Money laundering is one of the prime activities of the underground economy. The Wilkipedia aptly describes what it is and its specific purpose as, "engaging in specific financial transactions in order to conceal the identity, source and/or the destination of money and is a main operation of underground economy". This is done to avoid detection and prosecution for illegal activities. Significantly, those people who have been caught with billions in cash, including prominent businesspeople with legitimate enterprises have "failed" to account for the source of their money and its destination (which was obviously not the banks").

John McDowell, writing in "The Consequences of Money Laundering and Financial Crime," notes that money laundering has devastating effects on the economy and national security. He adds: "It provides fuel for drug dealers, terrorists, illegal arms dealers, corrupt officials and others to operate and expand their criminal enterprises". McDowell also notes that it increases cross border cash shipments to those, "with loose arrangements for detecting and recording the placement of cash in the financial system".

Hence it is not surprising that many of Zimbabwe's bearer cheques (used as legal tender) are smuggled to foreign countries. Barely a week after the new bearer cheques were introduced, they had found their way illegally out of the country and some people were arrested at border posts attempting to smuggle them.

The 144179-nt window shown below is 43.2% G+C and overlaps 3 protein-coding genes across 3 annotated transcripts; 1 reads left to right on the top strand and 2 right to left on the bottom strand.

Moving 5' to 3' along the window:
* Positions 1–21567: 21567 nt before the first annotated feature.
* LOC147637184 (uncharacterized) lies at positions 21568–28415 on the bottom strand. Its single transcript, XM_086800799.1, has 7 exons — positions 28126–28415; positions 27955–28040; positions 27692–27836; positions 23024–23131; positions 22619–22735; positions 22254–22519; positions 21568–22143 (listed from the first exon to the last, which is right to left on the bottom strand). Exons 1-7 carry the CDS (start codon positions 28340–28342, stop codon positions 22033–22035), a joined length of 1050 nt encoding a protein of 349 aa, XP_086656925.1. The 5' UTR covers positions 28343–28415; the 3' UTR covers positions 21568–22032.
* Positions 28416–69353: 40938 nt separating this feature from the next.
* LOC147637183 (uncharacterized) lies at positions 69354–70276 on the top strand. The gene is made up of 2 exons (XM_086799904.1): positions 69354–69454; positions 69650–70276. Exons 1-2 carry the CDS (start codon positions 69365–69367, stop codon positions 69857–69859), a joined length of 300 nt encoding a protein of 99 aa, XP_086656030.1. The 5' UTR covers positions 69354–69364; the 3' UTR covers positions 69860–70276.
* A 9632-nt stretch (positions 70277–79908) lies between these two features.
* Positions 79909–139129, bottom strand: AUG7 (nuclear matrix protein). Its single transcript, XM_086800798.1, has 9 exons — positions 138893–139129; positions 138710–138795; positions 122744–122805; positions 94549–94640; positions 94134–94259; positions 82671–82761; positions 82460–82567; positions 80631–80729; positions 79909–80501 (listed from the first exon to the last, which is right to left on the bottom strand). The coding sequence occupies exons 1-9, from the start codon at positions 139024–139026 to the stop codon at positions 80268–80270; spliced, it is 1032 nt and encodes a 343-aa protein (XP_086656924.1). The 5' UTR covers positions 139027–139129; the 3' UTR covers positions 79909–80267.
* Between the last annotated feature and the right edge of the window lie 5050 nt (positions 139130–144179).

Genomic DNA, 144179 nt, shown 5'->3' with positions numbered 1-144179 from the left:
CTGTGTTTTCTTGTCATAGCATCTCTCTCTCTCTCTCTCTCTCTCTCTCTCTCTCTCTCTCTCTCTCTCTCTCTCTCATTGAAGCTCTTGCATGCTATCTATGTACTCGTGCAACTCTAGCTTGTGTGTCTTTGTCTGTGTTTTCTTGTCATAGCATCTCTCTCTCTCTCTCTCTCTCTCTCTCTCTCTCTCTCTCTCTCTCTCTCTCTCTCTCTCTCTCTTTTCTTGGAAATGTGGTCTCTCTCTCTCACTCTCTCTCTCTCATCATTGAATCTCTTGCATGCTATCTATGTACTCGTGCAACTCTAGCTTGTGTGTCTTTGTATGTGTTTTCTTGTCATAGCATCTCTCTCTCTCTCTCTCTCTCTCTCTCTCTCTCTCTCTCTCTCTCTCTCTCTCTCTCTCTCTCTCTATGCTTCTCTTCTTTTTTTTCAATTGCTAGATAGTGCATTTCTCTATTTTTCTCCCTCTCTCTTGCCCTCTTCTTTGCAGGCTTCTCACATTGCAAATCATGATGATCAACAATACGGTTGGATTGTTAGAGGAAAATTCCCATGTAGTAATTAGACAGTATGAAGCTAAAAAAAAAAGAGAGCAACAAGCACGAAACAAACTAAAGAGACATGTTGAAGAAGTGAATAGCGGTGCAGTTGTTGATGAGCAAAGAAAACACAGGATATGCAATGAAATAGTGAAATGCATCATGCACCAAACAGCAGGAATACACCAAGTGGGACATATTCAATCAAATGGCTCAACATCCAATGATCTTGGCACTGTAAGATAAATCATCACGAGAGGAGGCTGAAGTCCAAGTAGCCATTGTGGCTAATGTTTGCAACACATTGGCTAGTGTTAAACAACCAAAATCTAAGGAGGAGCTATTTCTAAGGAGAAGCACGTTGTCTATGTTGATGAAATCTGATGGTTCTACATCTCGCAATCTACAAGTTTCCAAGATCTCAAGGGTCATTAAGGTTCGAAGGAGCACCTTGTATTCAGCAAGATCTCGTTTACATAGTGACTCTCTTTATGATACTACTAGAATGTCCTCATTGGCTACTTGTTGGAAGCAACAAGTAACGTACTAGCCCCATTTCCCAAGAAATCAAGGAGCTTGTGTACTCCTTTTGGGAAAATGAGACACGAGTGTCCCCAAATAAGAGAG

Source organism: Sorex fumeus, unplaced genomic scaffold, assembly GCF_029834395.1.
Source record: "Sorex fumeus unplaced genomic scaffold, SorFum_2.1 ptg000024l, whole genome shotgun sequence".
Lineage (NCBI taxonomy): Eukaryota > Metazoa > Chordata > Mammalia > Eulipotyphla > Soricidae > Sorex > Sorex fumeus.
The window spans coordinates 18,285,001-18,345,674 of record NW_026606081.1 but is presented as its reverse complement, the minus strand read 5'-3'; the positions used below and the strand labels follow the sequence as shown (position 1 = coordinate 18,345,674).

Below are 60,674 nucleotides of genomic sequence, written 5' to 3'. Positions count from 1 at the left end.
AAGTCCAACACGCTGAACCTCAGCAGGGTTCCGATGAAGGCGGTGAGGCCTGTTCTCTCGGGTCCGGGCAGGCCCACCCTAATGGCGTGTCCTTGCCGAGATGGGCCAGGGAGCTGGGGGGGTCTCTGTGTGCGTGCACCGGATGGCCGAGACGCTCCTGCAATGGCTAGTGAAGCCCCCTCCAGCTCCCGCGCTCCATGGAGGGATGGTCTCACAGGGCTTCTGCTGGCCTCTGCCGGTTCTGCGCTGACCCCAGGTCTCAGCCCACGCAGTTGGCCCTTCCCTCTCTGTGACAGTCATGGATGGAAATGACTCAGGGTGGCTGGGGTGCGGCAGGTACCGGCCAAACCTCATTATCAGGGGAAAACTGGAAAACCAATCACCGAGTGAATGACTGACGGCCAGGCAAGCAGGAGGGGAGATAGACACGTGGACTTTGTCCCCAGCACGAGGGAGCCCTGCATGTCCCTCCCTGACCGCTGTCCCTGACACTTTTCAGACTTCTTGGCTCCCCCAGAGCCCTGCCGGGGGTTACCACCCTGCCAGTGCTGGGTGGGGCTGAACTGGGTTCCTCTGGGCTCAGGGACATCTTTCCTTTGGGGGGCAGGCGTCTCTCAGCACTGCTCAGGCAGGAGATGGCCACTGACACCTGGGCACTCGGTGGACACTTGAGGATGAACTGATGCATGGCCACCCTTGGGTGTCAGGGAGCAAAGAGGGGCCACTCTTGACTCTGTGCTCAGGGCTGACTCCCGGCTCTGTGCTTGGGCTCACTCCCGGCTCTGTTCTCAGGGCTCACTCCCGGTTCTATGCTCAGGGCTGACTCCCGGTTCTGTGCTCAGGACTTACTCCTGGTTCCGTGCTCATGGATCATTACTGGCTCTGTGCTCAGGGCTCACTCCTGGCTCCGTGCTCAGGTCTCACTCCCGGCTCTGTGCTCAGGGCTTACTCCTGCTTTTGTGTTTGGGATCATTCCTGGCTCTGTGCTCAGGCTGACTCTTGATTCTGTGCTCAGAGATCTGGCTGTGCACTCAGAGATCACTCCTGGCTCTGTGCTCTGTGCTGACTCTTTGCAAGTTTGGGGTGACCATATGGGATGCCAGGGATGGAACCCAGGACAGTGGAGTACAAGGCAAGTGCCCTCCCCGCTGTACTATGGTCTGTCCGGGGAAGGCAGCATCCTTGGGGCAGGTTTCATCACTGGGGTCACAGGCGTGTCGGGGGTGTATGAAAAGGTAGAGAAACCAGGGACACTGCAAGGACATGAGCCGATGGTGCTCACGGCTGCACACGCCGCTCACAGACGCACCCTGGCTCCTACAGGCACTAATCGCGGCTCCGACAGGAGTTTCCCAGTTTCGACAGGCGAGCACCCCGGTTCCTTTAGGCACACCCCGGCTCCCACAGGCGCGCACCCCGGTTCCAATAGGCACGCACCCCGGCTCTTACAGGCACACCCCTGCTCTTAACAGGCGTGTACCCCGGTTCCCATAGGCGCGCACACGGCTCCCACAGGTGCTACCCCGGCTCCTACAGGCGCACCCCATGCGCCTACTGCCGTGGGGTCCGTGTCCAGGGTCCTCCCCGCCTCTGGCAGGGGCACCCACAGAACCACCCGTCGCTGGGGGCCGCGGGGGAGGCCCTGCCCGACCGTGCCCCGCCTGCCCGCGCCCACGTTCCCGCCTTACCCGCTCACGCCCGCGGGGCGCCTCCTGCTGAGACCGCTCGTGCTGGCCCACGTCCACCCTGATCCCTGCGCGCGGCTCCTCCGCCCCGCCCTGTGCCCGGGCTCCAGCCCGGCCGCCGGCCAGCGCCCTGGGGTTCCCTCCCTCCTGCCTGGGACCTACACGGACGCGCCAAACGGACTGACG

Organised crime masterminded by Mafiosos leads to economic stagnation or depression. Pino Arlacchi, a historical sociologist, noted that during the 1970s and 1980s areas of southern Italy with high rates of organised crime had concomitantly poor economic growth rates. Analysts have also noted that one of the causes of the growth of organised crime is bureaucracy, especially when decisions are unclear and difficult to monitor. Bureaucrats, they argue, fuel corruption by demanding payment, tips, kickbacks and bribes for the awarding of tenders.

Bureaucratic corruption then takes the complexion of the Mafia when violence or threats of violence come into play. In fact some of the power struggles manifest in quasi-government institutions such as councils and parastatals are symptomatic of the struggle for underworld activities such as influencing awarding of tenders. Mafiosos also influence political decisions and legislation by ensuring that those who win political seats are either their kith and kin in crime or that they are corruptible.